Is it a coincidence that so many fallouts on UCI-ADAMS whereabouts component have happened recently? I don’t know the intentions of Bauge but I’ll be interested to know if he had genuine trouble in following up with ADAMS. The whereabouts system needs an overhaul and should be made easier for riders. In this age of smartphones and 3G connection, I fail to understand the rider’s inability to file whereabouts. FFC will have their hands full in 2012 as Offredo is next in queue to be slapped sanctions. Cycling is already a physically demanding sport and the added administrative burden just makes it more difficult.

natalie January 7, 2012 at 7:38 pm

I noted Bauge’s absence at the Track World Cup event in Astana and that was in November. I remember being puzzled at all the other big names being preset but no Bauge. He’s just one of those guys you expect – and want – to see so his absence was notable. I hadn’t read anything about him being injured but that doesn’t mean it wasn’t so. Still, there is something not quite straightforward here.

Will this have any implications in the Olympics in terms of qualification points/ranking?

natalie January 7, 2012 at 7:39 pm

*present not preset. That would be more drama if there were preset riders ;)

Marc January 7, 2012 at 7:53 pm

The delays are not great – and having predated bans always annoys me. Their results may be taken away – but you cant take away the fact that they still raced there – so the period out of competition is far less than the length of the ban. Indeed, Bauge only ended up spending a month or so out of competition.

@natalie Apparantely, all ranking points gained by Bauge or a French Team Sprint team featuring Bauge have been removed – but that almost certainly wont affect the participation of a French Team Sprint team in the Olympics, or a Frenchman in the Mens Sprint.

Sam January 7, 2012 at 8:55 pm

No surprise that the French don’t want to remove his titles… I have found it odd for a long time that it is down to the individual associations, who will no doubt want to make it soft on their countrymen.

Staunton Chess January 7, 2012 at 9:01 pm

Interesting. As the news was not official I guess he had to try the injury excuse to get out of riding the world cup round.

@Marc I see a long delay here because he missed a test in Dec 2010 and then they get round to the ban in the fall of 2011.

Jez January 7, 2012 at 10:13 pm

Photoshop montages that bad, deserve lifetime bans!

Jez January 7, 2012 at 10:36 pm

In all seriousness though, this retrospective ban seems to have been engineered to ensure a clear run for Baugé to the Olympics, no?

MT Dave January 8, 2012 at 12:16 am

I keep hearing more and more of this situation happening. For me, it doesn’t bring the rider into question, but rather the system. Another site has headlines of Offredo and Cavendish also missing controls.

inopinatus January 8, 2012 at 2:44 am

ADAMS desperately needs an iPhone & Android app. But with the UCI barely able to drag itself into the 20th century, asking for the 21st seems like a stretch.

Yorkie January 8, 2012 at 8:26 am

What the heck is going on with that Christmas card? As noted above, the photoshop work is terrible, but even worse is the ‘theme’. Is this not supposed to be celebrating an annus mirabilis for French cycling in 2011? Then make the background the Arc de Triomphe, Eiffel Tower or some such other French nationalistic symbol – not popping a nose wheelie on a red double-decker in London. 2012 is next year (well, this year now, but when the card was sent…)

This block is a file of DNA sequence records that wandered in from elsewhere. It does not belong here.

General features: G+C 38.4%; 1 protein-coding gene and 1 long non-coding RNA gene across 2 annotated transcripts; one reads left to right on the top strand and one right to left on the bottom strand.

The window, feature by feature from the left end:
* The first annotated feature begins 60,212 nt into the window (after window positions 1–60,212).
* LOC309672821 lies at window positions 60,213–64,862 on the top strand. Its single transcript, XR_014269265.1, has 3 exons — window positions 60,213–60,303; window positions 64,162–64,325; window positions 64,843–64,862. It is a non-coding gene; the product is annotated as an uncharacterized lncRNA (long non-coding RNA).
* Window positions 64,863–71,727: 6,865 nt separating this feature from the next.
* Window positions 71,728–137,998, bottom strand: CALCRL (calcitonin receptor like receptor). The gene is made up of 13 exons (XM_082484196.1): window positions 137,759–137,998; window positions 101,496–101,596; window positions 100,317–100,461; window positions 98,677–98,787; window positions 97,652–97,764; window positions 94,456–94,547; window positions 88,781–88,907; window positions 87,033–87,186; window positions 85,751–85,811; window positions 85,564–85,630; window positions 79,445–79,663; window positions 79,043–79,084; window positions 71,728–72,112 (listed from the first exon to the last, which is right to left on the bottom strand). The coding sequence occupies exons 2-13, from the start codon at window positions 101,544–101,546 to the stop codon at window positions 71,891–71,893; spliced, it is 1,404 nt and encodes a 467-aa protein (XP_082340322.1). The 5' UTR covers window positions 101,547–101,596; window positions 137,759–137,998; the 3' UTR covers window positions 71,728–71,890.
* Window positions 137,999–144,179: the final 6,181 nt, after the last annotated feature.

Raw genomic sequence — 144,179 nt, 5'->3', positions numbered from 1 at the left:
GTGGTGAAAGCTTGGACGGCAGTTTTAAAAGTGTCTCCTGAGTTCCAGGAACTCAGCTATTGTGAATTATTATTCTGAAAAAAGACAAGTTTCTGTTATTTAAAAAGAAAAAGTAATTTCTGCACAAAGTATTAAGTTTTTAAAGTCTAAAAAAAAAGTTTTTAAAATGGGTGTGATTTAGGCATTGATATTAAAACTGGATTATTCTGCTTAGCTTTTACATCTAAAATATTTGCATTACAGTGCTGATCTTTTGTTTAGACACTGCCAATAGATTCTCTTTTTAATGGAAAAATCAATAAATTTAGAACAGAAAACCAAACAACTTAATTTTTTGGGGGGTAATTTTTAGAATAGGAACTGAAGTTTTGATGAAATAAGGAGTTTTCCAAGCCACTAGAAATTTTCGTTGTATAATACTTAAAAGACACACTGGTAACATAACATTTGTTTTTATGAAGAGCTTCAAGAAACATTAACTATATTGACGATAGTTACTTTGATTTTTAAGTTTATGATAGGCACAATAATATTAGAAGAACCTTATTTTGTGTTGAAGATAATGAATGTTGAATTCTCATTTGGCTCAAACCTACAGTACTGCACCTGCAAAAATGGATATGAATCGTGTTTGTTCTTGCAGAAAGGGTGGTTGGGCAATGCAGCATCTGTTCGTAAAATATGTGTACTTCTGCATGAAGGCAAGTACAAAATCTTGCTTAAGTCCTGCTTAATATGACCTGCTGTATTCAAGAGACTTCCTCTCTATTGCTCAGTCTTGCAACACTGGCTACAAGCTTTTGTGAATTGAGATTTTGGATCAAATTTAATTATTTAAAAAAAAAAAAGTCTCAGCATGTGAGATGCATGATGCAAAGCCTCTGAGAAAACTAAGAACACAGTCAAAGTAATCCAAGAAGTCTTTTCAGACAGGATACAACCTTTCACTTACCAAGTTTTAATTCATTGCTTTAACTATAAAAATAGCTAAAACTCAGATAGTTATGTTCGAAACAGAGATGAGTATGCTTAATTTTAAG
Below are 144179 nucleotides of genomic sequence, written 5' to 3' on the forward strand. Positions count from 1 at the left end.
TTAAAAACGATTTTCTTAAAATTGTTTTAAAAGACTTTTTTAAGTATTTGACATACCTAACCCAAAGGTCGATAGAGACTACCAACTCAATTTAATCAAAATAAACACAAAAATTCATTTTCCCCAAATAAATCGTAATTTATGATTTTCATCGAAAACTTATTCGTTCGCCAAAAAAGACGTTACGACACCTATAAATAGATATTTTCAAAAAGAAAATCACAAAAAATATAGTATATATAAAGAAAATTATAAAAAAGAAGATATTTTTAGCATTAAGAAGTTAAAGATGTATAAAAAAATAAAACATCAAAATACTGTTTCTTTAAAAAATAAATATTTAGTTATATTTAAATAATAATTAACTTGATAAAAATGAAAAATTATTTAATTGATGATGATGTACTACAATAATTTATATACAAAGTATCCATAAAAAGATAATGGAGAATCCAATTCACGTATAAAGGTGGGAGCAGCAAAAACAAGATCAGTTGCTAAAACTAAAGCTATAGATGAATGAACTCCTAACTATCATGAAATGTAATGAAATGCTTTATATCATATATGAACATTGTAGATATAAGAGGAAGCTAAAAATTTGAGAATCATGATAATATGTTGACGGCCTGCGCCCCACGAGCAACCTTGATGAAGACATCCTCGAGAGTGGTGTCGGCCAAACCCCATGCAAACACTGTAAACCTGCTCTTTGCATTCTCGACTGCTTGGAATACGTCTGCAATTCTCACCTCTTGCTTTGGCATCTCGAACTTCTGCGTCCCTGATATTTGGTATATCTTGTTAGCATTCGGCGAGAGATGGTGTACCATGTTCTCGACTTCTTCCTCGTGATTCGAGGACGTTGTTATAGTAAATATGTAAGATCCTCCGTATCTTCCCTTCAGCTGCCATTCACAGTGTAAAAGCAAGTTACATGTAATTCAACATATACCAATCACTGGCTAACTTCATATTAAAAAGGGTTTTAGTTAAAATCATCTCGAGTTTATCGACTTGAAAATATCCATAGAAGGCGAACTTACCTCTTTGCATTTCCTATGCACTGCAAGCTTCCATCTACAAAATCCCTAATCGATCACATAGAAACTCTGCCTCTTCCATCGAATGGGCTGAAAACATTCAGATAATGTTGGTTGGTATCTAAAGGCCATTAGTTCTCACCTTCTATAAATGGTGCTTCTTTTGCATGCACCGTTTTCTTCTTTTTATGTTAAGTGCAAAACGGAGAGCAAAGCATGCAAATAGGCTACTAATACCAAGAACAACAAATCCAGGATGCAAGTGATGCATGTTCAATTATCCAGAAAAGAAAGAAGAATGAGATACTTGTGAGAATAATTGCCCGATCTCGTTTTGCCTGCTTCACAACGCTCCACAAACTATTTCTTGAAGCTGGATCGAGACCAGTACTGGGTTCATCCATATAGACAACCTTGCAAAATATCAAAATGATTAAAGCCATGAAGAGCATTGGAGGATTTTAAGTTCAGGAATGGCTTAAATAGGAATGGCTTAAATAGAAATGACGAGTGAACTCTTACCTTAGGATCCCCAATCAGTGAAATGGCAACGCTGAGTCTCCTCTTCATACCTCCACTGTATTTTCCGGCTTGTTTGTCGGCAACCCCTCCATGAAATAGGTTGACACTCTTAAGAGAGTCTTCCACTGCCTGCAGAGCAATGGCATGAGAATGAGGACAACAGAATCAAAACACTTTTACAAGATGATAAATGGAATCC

Rooie January 8, 2012 at 10:37 am

There already is an Iphone-App that can be used for Adams. So, that is not an excuse.

And in my view, for a track-cyclist it is much easier to be available for the out-of-competition-tetsts. Or he is at the World Cup venues or he is training near his national track-centre. Thus, missing three tests is a lot. Especially when one knows that he is not tested out of competition every month but much less frequently.

Touriste-Routier January 8, 2012 at 2:43 pm

ADAMS issues aside, the real problem here is that the 3rd missed test was before the world championships, and the rider was not stopped from competing by the FFC, UCI, WADA, or AFLD. Thus these agencies are not doing their jobs, according to their own rules; 3 missed tests is an automatic violation that mandates suspension from competition. Unfortunately this is hardly the first time that the anti-doping system as a whole has failed.

The issue isn’t with ADAMS isn’t logging onto a website via mobile phone app. or internet browser, but that the program is that it is not dynamic enough. Riders need to state where they are going to be 7 x 24 for a period that exceeds 3 months. While their whereabouts can be updated as schedules change, it is still easy to make mistakes, run late, or forget to update it in a timely fashion. Perhaps shortening the visibility period to 4 – 6 weeks might help forecasts of where one would be, but it would require more frequent data entry sessions.

Larry T. January 9, 2012 at 10:54 am

What will stop this guy from beating the rap ala Longo? Why would the law that let her off the hook not apply to him? Sad to say but the whereabouts scheme seems to require a GPS monitor setup like they use for criminals required to be confined at home in order to be fair and simple for everyone.

Big Mikey January 9, 2012 at 6:45 pm

Nobody does old-school corruption like the Euros. Nobody.

The Inner Ring January 9, 2012 at 8:20 pm

A follow up: Baugé’s lawyer tells L’Equipe that the UCI can’t take his world championships away:
http://www.lequipe.fr/Cyclisme/breves2012/20120109_200756_l-avocat-de-bauge-persiste.html (in French)

But I think the lawyer has this wrong. The UCI has rules which require Baugé to lose any wins since the third “no show” as explained above.

Larry T. January 10, 2012 at 8:44 am

I found the answer as to why Bauge is not like Longo, it seems he acknowledges having to file the whereabouts but did it outside the required time limit.